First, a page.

I think the [Senegal] health system will never achieve its goals if we don't take into account the contribution of the private sector.
As a child living in Senegal, Isseu Diop Touré was often sick. She recalls feeling guilty that her frequent hospital visits took her mother away from household responsibilities. That’s when she decided to become a doctor—to help other children in her situation.
After seeing patients as a medical doctor for ten years in Senegal, Isseu worked for WHO as a regional advisor on preventing mother-to-child transmission of HIV. Today, she leads the SHOPS Plus program in Senegal.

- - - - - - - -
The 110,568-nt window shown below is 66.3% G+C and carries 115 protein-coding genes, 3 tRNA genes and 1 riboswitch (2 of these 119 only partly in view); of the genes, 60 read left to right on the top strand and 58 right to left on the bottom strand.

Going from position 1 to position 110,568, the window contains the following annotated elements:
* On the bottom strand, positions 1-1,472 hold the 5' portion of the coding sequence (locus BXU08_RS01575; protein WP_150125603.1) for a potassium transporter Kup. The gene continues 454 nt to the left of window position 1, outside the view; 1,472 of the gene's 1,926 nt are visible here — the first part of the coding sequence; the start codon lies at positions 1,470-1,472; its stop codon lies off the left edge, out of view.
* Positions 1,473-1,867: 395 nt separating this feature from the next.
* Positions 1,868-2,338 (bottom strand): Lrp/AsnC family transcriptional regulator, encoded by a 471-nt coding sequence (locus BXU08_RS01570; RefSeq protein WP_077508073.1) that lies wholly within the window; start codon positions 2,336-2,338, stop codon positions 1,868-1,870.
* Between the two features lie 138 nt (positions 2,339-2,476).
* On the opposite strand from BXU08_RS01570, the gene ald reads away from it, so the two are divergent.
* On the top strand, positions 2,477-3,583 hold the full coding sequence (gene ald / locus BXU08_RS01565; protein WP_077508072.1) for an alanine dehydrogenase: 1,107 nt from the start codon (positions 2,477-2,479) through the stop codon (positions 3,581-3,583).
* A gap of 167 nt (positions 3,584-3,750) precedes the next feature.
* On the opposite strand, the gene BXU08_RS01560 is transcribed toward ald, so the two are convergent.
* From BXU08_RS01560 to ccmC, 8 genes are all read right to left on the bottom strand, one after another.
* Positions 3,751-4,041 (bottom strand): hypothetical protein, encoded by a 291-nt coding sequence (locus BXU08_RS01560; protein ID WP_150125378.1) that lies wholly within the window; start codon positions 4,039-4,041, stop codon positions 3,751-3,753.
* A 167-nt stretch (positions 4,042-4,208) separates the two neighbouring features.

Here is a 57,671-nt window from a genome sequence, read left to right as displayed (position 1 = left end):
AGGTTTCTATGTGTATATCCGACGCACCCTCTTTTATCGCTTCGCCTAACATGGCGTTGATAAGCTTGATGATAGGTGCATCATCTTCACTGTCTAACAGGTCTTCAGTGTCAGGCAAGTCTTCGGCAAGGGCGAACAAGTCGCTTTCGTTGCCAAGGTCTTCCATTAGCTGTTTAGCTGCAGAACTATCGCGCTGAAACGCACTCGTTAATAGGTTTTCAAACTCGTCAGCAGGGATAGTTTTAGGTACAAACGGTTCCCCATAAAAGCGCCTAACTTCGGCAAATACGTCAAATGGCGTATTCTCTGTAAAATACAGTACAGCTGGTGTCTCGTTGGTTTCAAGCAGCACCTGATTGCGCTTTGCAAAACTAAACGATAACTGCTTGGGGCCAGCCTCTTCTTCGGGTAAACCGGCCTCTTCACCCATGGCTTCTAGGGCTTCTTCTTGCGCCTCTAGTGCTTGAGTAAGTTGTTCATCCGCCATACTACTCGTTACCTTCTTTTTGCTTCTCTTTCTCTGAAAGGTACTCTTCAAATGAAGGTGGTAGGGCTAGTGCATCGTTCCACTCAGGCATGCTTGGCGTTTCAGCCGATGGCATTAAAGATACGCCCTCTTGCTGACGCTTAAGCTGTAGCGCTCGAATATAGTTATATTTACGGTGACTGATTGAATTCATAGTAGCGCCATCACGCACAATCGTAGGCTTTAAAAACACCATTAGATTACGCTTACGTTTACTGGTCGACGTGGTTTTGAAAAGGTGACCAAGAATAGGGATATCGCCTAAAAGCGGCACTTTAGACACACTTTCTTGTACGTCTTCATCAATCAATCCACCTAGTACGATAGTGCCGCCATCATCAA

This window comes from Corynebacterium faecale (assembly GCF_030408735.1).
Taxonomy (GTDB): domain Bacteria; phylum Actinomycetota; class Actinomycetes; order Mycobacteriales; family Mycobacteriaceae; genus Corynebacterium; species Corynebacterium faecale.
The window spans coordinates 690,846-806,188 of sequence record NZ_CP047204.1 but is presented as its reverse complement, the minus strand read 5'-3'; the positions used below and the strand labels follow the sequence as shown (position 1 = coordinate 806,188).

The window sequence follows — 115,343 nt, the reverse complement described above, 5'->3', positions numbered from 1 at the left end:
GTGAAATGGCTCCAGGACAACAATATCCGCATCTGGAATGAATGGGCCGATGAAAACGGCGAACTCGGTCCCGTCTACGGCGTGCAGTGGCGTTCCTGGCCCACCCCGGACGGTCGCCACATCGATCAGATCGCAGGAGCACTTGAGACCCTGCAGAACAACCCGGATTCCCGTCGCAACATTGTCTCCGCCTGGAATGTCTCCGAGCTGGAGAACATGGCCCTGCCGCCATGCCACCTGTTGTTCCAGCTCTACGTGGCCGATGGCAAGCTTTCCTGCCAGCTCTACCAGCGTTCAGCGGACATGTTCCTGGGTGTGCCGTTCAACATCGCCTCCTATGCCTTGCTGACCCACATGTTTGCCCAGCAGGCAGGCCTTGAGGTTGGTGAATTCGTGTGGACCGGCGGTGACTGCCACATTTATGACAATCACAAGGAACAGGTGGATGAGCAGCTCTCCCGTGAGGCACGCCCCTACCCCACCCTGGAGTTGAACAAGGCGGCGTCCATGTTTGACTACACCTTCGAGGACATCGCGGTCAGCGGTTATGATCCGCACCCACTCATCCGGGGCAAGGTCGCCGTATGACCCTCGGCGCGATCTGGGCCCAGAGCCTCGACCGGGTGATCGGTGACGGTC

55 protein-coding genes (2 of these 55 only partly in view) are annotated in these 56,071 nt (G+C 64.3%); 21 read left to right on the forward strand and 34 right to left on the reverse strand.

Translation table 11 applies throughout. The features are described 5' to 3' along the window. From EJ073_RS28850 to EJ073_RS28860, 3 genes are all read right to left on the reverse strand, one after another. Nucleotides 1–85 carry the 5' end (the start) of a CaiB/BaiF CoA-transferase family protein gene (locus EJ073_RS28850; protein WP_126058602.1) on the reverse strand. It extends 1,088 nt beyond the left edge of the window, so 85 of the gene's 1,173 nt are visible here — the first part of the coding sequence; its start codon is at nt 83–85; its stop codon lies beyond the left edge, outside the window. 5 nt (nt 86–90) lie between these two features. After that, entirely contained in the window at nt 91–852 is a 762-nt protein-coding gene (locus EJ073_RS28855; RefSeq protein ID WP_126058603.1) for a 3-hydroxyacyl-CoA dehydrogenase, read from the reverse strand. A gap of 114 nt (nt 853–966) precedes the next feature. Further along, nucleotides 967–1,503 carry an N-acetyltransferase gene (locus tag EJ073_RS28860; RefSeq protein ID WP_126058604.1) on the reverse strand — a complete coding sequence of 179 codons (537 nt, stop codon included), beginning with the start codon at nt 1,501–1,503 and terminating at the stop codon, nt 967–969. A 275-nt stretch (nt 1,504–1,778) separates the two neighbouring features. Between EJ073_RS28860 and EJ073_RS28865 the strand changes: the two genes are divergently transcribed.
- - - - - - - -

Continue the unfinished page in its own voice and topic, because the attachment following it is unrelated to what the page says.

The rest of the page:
The team works to leverage the private sector to increase availability and use of quality socially marketed and commercial health products, increase the number of private sector service delivery points offering quality care, and create an improved enabling environment for the private sector within the health system.
The SHOPS Plus vision in Senegal is aligned with the government of Senegal’s plan to achieve emerging market status and expanded health coverage in 2035.
Today, Isseu serves as chief of party of the SHOPS Plus team in Senegal. Ultimately, she is motivated by doing something impactful. “What makes me wake up and go to work every day is to make my time useful, but specifically, it is important to promote public-private partnership if we really want to try to achieve the goal of the Plan Sénégal Emergent."